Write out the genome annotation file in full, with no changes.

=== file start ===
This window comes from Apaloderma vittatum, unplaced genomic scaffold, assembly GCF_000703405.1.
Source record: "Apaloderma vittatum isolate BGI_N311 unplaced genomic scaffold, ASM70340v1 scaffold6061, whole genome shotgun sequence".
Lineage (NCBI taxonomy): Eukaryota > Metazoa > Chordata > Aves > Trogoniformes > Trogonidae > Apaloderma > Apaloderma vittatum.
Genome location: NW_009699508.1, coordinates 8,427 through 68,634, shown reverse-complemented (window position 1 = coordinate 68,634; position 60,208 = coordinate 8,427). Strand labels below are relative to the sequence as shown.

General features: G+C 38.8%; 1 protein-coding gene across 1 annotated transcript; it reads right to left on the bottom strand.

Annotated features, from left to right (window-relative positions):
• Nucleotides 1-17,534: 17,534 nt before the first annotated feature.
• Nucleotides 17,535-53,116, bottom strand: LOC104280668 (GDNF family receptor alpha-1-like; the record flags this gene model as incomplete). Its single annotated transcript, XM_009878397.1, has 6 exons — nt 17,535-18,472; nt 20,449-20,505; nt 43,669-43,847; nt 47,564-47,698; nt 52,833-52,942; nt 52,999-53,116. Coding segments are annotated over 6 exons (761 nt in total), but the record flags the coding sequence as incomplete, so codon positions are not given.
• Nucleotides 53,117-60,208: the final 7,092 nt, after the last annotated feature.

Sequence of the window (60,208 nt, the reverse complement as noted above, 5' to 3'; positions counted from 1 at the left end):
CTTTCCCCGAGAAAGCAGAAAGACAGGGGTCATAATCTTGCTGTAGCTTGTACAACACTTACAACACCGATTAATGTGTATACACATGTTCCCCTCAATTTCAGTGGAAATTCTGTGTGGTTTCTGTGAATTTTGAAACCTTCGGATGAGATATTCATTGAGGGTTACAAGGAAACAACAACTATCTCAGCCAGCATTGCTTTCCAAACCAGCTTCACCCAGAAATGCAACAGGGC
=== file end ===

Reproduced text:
This window comes from Apaloderma vittatum, unplaced genomic scaffold, assembly GCF_000703405.1.
Source record: "Apaloderma vittatum isolate BGI_N311 unplaced genomic scaffold, ASM70340v1 scaffold6061, whole genome shotgun sequence".
Lineage (NCBI taxonomy): Eukaryota > Metazoa > Chordata > Aves > Trogoniformes > Trogonidae > Apaloderma > Apaloderma vittatum.
Genome location: NW_009699508.1, coordinates 8,427 through 68,634, shown reverse-complemented (window position 1 = coordinate 68,634; position 60,208 = coordinate 8,427). Strand labels below are relative to the sequence as shown.

General features: G+C 38.8%; 1 protein-coding gene across 1 annotated transcript; it reads right to left on the bottom strand.

Annotated features, from left to right (window-relative positions):
• Nucleotides 1-17,534: 17,534 nt before the first annotated feature.
• Nucleotides 17,535-53,116, bottom strand: LOC104280668 (GDNF family receptor alpha-1-like; the record flags this gene model as incomplete). Its single annotated transcript, XM_009878397.1, has 6 exons — nt 17,535-18,472; nt 20,449-20,505; nt 43,669-43,847; nt 47,564-47,698; nt 52,833-52,942; nt 52,999-53,116. Coding segments are annotated over 6 exons (761 nt in total), but the record flags the coding sequence as incomplete, so codon positions are not given.
• Nucleotides 53,117-60,208: the final 7,092 nt, after the last annotated feature.

Sequence of the window (60,208 nt, the reverse complement as noted above, 5' to 3'; positions counted from 1 at the left end):
CTTTCCCCGAGAAAGCAGAAAGACAGGGGTCATAATCTTGCTGTAGCTTGTACAACACTTACAACACCGATTAATGTGTATACACATGTTCCCCTCAATTTCAGTGGAAATTCTGTGTGGTTTCTGTGAATTTTGAAACCTTCGGATGAGATATTCATTGAGGGTTACAAGGAAACAACAACTATCTCAGCCAGCATTGCTTTCCAAACCAGCTTCACCCAGAAATGCAACAGGGC